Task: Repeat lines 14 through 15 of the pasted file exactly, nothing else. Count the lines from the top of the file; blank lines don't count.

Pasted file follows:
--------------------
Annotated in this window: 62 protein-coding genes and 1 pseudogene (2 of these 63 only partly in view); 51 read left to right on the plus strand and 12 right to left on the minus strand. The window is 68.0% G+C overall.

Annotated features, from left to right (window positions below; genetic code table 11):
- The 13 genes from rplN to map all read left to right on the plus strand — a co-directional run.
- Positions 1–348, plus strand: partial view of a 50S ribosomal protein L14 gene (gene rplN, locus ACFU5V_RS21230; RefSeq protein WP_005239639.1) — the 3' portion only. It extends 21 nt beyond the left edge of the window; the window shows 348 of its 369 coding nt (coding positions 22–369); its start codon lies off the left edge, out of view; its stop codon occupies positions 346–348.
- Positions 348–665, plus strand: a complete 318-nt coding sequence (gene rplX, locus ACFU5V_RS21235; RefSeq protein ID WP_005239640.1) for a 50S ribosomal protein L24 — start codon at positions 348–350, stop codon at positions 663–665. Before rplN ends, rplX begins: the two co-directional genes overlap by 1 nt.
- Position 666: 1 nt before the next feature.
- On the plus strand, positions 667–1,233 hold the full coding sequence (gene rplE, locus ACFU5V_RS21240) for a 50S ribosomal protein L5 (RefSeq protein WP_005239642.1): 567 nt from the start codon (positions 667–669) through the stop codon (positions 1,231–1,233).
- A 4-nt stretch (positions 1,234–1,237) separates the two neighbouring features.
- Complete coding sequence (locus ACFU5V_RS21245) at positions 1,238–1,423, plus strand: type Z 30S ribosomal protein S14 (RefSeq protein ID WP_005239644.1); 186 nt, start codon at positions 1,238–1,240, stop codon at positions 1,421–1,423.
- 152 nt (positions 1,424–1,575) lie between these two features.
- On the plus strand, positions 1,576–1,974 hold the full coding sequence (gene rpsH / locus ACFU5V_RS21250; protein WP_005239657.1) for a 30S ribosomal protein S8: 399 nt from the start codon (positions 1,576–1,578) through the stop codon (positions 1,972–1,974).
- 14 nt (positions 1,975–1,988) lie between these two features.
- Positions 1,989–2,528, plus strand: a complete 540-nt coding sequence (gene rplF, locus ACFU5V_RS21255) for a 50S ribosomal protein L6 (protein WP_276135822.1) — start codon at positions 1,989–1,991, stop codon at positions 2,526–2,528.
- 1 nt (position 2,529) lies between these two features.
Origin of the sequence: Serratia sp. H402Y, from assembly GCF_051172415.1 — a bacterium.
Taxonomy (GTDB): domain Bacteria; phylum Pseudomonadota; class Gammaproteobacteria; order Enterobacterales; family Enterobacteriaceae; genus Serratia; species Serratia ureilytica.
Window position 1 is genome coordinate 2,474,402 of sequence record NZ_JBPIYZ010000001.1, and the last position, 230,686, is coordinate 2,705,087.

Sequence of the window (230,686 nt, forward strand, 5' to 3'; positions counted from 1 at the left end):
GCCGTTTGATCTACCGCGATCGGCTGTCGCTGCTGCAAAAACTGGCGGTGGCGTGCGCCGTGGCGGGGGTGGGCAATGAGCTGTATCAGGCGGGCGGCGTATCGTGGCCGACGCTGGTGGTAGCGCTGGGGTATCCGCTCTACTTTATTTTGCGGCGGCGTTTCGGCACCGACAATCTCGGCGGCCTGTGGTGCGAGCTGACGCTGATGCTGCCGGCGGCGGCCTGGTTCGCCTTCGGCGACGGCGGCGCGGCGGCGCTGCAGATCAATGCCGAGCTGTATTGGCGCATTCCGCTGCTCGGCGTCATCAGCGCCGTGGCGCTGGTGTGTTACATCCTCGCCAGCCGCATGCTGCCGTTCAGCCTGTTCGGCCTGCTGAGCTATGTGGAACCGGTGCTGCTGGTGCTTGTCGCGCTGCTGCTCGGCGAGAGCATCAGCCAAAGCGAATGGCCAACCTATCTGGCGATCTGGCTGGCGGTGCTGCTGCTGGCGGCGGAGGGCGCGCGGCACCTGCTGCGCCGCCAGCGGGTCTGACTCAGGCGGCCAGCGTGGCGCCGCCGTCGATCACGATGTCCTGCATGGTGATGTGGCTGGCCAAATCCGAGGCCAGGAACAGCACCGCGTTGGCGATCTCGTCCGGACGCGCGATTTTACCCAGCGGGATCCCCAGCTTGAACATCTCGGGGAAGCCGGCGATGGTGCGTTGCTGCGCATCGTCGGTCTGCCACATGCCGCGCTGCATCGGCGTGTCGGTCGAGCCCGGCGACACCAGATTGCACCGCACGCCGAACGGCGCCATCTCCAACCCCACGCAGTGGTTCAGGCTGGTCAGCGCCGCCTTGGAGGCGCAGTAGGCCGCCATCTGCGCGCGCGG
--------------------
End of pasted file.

- 1 nt (position 2,529) lies between these two features.
Origin of the sequence: Serratia sp. H402Y, from assembly GCF_051172415.1 — a bacterium.